Whether it is environmental challenges (heat, cold, altitude) or psychological pressure, adjusting your performance strategies to your surroundings is the only way to ensure success. There will be situations that may seem impossible to overcome, but that is when you must dig deep and use whatever resources you have available. Enhance your performance by challenging yourself at every opportunity. Visit HPRC’s Environment and Mind Tactics sections to learn strategies on how to best adapt to different situations.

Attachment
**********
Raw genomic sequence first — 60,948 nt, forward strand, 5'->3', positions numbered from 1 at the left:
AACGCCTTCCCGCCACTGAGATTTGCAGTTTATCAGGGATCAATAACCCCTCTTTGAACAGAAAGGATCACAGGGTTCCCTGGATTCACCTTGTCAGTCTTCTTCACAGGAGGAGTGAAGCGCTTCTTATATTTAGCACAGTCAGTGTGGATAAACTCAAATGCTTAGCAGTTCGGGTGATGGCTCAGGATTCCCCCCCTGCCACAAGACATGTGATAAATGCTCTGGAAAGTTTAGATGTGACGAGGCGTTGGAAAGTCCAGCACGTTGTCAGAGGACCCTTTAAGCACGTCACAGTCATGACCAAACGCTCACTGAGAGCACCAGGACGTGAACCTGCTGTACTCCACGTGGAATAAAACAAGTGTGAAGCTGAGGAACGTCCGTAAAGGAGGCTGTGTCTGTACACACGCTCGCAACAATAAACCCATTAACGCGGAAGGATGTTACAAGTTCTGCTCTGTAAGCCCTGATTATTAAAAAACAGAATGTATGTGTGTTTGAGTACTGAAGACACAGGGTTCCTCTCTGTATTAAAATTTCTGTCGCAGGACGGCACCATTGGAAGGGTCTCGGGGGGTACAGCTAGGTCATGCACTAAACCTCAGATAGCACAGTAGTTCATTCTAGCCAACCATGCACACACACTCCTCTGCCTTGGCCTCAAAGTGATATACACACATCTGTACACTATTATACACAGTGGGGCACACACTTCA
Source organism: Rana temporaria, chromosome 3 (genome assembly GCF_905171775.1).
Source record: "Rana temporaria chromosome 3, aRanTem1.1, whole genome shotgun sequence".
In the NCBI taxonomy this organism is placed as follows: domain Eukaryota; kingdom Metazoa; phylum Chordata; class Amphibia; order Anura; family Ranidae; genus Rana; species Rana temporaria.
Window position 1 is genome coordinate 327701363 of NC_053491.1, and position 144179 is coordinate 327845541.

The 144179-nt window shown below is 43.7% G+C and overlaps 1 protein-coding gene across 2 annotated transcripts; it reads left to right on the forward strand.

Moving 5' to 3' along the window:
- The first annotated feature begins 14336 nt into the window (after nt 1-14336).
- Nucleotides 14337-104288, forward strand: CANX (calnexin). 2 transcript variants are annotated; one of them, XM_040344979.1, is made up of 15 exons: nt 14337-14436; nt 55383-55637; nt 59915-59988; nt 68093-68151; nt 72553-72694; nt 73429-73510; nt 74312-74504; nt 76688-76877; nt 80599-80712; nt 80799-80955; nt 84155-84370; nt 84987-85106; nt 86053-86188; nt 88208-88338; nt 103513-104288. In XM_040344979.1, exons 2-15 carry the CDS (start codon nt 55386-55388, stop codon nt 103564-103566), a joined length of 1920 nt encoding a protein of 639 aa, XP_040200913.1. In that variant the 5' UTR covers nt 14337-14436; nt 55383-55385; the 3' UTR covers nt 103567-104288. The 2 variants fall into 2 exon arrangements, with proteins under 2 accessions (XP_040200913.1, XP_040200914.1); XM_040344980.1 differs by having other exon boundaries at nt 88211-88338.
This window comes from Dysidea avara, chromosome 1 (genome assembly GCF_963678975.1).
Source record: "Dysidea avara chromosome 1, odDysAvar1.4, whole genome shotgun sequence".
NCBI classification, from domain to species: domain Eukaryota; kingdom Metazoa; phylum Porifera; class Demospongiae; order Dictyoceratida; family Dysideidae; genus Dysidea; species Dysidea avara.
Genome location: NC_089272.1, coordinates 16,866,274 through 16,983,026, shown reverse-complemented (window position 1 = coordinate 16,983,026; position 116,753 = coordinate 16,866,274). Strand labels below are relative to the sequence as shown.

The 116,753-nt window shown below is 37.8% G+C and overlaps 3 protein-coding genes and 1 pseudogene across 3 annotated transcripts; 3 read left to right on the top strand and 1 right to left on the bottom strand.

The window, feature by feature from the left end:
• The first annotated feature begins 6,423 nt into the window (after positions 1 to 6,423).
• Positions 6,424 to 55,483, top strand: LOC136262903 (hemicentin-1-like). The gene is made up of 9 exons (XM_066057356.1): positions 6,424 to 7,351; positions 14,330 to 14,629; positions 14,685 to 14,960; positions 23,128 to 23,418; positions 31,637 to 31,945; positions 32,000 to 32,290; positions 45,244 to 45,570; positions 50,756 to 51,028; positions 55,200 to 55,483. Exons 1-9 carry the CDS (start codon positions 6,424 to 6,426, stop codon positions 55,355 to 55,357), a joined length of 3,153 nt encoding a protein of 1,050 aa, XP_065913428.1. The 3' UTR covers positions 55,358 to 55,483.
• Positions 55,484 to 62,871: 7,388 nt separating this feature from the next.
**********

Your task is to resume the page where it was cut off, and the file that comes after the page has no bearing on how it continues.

The Functional Movement Screen (FMS) is a tool used to evaluate how people move and identify patterns that could increase the risk of being injured. In a 2011 study conducted by the Consortium for Health and Military Performance (CHAMP), researchers found that FMS scores indicated an individual’s risk for injury. A summary of the most current information published on functional movement assessment demonstrates that the FMS is a reliable tool but that more research is needed. The upcoming CHAMP/HPRC conference will explore the role of functional movement assessment in preventing injury and enabling Warfighters to return to duty quickly, and will highlight areas for future research. Topics focus on the Warrior Athlete and civilian athletic communities, and include the epidemiology of musculoskeletal injuries, functional fitness and movement patterns, and current concepts in, as well as future research considerations for functional assessment tools.